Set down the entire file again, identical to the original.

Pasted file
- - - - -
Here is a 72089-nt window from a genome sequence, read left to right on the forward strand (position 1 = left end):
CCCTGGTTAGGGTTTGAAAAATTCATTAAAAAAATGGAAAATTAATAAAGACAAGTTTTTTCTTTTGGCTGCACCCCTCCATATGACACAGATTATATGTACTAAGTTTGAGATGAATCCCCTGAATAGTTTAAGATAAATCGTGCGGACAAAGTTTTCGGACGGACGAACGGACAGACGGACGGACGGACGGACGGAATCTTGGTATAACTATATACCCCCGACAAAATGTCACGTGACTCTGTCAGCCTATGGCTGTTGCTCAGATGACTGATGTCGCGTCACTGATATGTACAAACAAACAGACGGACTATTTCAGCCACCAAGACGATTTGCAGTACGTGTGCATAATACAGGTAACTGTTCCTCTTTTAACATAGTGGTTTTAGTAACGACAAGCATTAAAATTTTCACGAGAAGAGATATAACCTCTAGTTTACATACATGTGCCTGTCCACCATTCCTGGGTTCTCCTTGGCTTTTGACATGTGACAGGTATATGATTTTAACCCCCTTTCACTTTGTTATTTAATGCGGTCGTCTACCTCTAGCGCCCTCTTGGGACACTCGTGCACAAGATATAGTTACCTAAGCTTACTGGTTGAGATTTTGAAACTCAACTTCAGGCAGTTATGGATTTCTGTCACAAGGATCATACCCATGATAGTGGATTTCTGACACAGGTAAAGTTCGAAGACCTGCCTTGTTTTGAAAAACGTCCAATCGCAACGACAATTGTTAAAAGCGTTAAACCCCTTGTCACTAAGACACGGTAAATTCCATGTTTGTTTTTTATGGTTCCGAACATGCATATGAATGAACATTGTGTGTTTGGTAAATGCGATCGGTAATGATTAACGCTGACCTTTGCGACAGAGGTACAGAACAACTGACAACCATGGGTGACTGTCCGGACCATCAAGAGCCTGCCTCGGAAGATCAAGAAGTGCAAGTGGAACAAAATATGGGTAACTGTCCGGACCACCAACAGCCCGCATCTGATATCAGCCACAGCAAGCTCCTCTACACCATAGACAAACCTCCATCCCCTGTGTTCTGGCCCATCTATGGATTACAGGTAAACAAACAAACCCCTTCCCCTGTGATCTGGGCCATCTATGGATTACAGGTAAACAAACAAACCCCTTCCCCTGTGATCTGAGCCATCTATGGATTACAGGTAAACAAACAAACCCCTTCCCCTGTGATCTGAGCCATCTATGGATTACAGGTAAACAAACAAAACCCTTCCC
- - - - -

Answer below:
Here is a 72089-nt window from a genome sequence, read left to right on the forward strand (position 1 = left end):
CCCTGGTTAGGGTTTGAAAAATTCATTAAAAAAATGGAAAATTAATAAAGACAAGTTTTTTCTTTTGGCTGCACCCCTCCATATGACACAGATTATATGTACTAAGTTTGAGATGAATCCCCTGAATAGTTTAAGATAAATCGTGCGGACAAAGTTTTCGGACGGACGAACGGACAGACGGACGGACGGACGGACGGAATCTTGGTATAACTATATACCCCCGACAAAATGTCACGTGACTCTGTCAGCCTATGGCTGTTGCTCAGATGACTGATGTCGCGTCACTGATATGTACAAACAAACAGACGGACTATTTCAGCCACCAAGACGATTTGCAGTACGTGTGCATAATACAGGTAACTGTTCCTCTTTTAACATAGTGGTTTTAGTAACGACAAGCATTAAAATTTTCACGAGAAGAGATATAACCTCTAGTTTACATACATGTGCCTGTCCACCATTCCTGGGTTCTCCTTGGCTTTTGACATGTGACAGGTATATGATTTTAACCCCCTTTCACTTTGTTATTTAATGCGGTCGTCTACCTCTAGCGCCCTCTTGGGACACTCGTGCACAAGATATAGTTACCTAAGCTTACTGGTTGAGATTTTGAAACTCAACTTCAGGCAGTTATGGATTTCTGTCACAAGGATCATACCCATGATAGTGGATTTCTGACACAGGTAAAGTTCGAAGACCTGCCTTGTTTTGAAAAACGTCCAATCGCAACGACAATTGTTAAAAGCGTTAAACCCCTTGTCACTAAGACACGGTAAATTCCATGTTTGTTTTTTATGGTTCCGAACATGCATATGAATGAACATTGTGTGTTTGGTAAATGCGATCGGTAATGATTAACGCTGACCTTTGCGACAGAGGTACAGAACAACTGACAACCATGGGTGACTGTCCGGACCATCAAGAGCCTGCCTCGGAAGATCAAGAAGTGCAAGTGGAACAAAATATGGGTAACTGTCCGGACCACCAACAGCCCGCATCTGATATCAGCCACAGCAAGCTCCTCTACACCATAGACAAACCTCCATCCCCTGTGTTCTGGCCCATCTATGGATTACAGGTAAACAAACAAACCCCTTCCCCTGTGATCTGGGCCATCTATGGATTACAGGTAAACAAACAAACCCCTTCCCCTGTGATCTGAGCCATCTATGGATTACAGGTAAACAAACAAACCCCTTCCCCTGTGATCTGAGCCATCTATGGATTACAGGTAAACAAACAAAACCCTTCCC